Is It Possible to Avoid the Princess Phase?
Down with Cinderella!
My twins aren't even three years old, and I'm already sick of that girly triumvirate that seems impossible to escape when you are raising girls: The Princess/Barbie/Pink matrix. Toys 'R' Us has entire aisles devoted to Disney Princess merchandise, racks of sparkly pink dress-up clothes, pretend makeup and costume jewelry, and of course, those totally weird Bratz dolls with their stripper clothes and drag queen makeup.
I recently spotted a little toy camera at my local toy store, something I had been hoping to get my snap-happy girls. But on closer inspection, it too was stamped with those ubiquitous Disney heroines. And when you looked through the viewfinder -- surprise! -- more princesses. My husband hates the Princess/Barbie/Pink phenomenon as much as I do, and we're determined to avoid it for as long as possible.
Some of my friends have said, "Get used to it," and told me that their girls just gravitated towards pink and princessy items once they hit kindergarten. I suppose if Sadie and Bridget's friends are all into Barbie or Bratz, they probably will be too. And I wouldn't dream of banning all that stuff from the house, because I know well enough that the best way to make a kid want something is to tell them they can't have it.
But is the princess phase really inevitable?
Just to be clear, I loved girly stuff when I was a kid. I consumed Barbies voraciously, loved the gowns and the crowns and the Barbie hairdresser set; totally fell for stories of handsome princes, damsels in distress and happily ever after. But I was also achingly envious of my friend Jill's naturally white-blonde hair, and when I wasn't chosen to be the princess in my nursery school's play, I cried. OK, so all that stuff didn't turn me into a spineless, brainless victim of chauvinism. But I still think that in this day and age, little girls shouldn't have this old-fashioned fantasy shoved down their throats when there is so much more out in the world to explore.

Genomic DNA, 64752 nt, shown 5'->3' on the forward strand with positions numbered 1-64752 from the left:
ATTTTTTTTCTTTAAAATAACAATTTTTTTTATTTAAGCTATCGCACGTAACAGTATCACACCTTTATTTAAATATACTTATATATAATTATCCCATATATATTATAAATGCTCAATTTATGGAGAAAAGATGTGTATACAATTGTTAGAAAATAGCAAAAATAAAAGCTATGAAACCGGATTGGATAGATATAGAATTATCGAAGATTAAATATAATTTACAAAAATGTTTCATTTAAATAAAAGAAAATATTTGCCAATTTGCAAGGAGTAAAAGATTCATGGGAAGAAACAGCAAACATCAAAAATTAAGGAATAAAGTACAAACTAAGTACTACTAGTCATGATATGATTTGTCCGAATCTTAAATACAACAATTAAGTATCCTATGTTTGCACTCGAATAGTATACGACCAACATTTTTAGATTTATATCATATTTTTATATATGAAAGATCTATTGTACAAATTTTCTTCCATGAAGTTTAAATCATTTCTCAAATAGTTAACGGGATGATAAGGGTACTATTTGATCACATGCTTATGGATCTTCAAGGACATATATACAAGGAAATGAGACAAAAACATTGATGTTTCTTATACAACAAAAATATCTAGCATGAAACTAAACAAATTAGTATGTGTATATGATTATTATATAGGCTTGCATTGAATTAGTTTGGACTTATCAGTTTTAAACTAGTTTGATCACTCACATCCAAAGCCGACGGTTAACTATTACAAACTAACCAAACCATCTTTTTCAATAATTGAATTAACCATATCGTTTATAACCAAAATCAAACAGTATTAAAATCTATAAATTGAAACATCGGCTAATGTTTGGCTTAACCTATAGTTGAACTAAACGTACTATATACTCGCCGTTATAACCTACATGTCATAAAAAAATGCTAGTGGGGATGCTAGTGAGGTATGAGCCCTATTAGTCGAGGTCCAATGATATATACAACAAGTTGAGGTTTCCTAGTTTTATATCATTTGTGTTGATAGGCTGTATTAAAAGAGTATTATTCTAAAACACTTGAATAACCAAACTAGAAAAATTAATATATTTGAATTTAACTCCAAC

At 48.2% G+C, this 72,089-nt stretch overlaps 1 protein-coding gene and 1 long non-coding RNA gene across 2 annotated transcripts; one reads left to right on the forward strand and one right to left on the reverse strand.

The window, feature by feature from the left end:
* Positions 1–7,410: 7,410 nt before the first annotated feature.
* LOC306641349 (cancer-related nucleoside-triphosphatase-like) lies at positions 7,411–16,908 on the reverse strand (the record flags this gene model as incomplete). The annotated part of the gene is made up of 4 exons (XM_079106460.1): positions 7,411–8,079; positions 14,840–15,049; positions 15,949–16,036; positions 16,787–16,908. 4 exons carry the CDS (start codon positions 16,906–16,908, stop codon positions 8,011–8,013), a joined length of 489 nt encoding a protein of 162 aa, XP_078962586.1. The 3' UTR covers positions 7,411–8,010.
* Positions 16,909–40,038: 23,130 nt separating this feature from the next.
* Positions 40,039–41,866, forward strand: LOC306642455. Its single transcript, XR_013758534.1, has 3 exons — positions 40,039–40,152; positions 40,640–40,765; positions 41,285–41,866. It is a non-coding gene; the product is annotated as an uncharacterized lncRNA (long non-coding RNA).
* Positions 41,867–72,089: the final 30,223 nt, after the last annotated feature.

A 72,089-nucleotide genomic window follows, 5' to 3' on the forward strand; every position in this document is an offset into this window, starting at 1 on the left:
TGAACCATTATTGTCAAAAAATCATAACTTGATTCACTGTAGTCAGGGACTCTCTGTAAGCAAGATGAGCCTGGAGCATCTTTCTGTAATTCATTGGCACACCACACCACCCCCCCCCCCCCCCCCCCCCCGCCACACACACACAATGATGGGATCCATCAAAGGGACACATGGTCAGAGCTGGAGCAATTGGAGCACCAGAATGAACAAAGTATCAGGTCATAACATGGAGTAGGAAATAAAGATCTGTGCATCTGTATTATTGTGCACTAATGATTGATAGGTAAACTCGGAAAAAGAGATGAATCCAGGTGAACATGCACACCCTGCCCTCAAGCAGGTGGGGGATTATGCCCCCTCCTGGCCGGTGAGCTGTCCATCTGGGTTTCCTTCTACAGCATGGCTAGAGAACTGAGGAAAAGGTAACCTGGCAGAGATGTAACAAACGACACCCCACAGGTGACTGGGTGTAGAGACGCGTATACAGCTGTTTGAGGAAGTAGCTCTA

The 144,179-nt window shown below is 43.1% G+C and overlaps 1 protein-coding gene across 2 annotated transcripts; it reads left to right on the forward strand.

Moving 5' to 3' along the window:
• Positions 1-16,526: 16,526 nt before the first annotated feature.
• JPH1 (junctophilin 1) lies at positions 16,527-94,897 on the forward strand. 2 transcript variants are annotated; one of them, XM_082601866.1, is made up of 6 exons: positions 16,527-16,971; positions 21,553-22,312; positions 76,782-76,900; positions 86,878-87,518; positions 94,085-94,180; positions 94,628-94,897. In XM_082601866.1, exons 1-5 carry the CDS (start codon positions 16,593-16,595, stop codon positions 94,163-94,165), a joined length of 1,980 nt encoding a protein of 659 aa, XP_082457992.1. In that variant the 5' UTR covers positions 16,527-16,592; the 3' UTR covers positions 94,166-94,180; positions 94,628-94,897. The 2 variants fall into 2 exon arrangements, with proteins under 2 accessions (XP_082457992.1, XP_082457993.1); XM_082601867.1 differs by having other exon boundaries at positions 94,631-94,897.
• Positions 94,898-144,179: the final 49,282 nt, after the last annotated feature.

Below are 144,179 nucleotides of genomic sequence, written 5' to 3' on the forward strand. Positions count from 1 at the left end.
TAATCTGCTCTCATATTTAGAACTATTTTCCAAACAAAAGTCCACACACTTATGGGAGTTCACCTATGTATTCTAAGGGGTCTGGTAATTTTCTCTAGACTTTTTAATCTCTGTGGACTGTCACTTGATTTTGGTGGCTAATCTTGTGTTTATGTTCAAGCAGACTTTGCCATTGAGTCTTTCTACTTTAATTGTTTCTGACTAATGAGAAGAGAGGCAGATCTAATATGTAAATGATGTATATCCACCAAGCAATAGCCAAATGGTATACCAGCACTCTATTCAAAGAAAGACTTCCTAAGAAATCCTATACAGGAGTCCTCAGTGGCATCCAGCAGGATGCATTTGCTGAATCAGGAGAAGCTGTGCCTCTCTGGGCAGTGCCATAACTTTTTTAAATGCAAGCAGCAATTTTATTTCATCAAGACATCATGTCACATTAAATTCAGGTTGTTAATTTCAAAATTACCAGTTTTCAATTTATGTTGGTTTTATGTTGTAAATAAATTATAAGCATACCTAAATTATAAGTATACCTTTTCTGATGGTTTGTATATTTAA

Fortunately, Bridget and Sadie are pretty much oblivious to the P/B/P thing right now. They do play with traditional "girl" toys: Bridget casts spells with her magic wand, they both enjoy their play kitchen and Sadie adores feeding her baby dolls. But they also have a workbench and a dump truck and a couple of really rad firetruck puzzles. And though they've been given a couple of books featuring fairies and princesses, they are just as interested in their books about turtles, stars, bears and trains.
When we went shoe-shopping recently, the salesclerk asked my daughters what colour balloons they wanted. Bridget asked for "green" and Sadie asked for "yellow." When the salesclerk said, "Wow, how original! Girls always ask for pink," I have to admit, I felt pretty pleased with myself. Maybe my girls could buck the odds and end up Princess-free. Could it be possible?